Both plants can be grown indoors or outdoors.

Marijuana plants are mostly grown for their THC. Growers focus on increasing the THC content from each harvest by using various farming techniques involving plant food, fertilizer and nutrient-rich water. Hemp farmers look to increase the CBD content of their yields instead.

Marijuana oil, often referred to as wax or shatter, is concentrated THC, and is made by extracting mushroom-shaped trichomes from the plant’s raw material. Although THC levels found in marijuana plants average between 10-30%, the THC content of concentrated marijuana oil can exceed 90%.

CBD oil will not get a user high, but its reported positive effects could be described as magical. You could say it works in a reactionary way. It gets in your body, assesses the problem and combats the issues you’re having. There is a distinction, despite what local authorities might think.

Nicotine arouses brain activity

Photo by Eriana Ruiz | Research suggests nicotine excites areas of the brain, such as the one associated with memory, though tobacco consumption is both harmful and addictive.

By John C. McClanahan
Editor-at-Large

Tobacco consumption, regardless of means – smoking, vaping or chewing raw leaves – is addictive and dangerous. According to the Centers for Disease Control and Prevention, smoking alone causes more than 480,000 deaths each year in the U.S. – more deaths than by drug and alcohol use, motor vehicle injuries and firearm-related incidents combined. Continue reading Nicotine arouses brain activity

Pedophile priests belong behind bars

Illustration by Susan Edgley | As child sex abuse cases from the Roman Catholic Church continue to break news, some wonder if churches are safe for their children.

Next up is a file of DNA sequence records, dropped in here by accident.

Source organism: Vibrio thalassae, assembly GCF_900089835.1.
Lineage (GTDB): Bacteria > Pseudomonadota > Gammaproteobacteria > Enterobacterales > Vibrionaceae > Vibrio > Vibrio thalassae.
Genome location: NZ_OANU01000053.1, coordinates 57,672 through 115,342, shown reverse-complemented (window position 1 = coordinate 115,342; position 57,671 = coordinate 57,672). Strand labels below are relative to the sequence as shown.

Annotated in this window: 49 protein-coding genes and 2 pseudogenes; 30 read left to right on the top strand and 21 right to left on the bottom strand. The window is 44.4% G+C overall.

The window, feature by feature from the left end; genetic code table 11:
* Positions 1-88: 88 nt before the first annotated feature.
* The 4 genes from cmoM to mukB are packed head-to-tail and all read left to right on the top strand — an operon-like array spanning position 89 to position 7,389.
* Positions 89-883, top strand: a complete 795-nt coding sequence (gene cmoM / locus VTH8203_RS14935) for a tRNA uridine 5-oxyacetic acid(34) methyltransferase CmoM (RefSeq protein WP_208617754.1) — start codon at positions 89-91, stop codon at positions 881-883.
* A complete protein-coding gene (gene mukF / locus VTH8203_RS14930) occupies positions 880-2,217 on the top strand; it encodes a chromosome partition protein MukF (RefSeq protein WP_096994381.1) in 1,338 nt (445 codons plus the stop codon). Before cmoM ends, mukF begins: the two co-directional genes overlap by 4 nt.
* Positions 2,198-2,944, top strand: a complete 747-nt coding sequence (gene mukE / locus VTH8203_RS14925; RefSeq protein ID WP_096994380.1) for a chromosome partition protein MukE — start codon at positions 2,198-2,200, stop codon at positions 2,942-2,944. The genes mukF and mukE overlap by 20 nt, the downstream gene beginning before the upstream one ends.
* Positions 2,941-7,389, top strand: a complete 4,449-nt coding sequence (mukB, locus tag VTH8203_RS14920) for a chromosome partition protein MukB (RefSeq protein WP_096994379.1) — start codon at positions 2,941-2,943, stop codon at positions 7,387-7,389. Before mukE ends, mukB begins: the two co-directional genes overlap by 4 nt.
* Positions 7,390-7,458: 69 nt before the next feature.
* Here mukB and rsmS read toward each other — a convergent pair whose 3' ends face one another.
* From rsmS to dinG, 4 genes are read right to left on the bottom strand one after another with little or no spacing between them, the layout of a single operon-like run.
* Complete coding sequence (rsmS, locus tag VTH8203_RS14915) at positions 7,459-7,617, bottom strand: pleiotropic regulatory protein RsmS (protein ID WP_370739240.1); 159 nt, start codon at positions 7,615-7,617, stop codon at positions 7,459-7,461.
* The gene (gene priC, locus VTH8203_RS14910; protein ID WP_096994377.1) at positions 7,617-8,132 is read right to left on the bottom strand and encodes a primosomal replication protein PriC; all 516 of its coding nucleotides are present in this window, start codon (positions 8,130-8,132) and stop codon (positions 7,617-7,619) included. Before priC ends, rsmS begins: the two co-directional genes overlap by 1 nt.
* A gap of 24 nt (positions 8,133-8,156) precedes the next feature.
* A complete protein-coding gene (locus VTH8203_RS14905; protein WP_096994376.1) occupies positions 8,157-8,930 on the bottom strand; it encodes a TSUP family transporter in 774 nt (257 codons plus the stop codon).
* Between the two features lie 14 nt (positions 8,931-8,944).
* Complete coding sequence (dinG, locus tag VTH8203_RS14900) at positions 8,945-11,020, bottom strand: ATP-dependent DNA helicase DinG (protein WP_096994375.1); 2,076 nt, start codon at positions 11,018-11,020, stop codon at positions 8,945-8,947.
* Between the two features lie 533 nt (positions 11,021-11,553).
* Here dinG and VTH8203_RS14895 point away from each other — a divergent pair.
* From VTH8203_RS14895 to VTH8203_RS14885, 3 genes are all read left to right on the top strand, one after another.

By Thao Nguyen
Web Editor

In 2015, the movie “Spotlight” redirected media attention to the decades-long controversy of sexual abuse taking place in the Roman Catholic Church. Many abuse cases have surfaced over the past few decades, but did not get enough attention from the public to make news. Continue reading Pedophile priests belong behind bars

Admissions bribery is reprehensible

Illustration by Susan Edgley | Parents allegedly involved in the recent college admissions scandal paid their children’s way into top-level universities that others had to work to attend.

By Susan Edgley
Art Director/ Layout Editor

The college admissions scandal, in which parents allegedly paid millions of dollars to get their children into college through an illegal back door, is appalling. On March 12, William “Rick” Singer, a former Brookhaven College student and the mastermind of the scheme in which bribes were funneled to college coaches and test administrators, pleaded guilty to racketeering, money laundering, tax evasion and obstruction of justice. Federal authorities indicted 50 people, including 33 parents, who allegedly participated in the scam. Continue reading Admissions bribery is reprehensible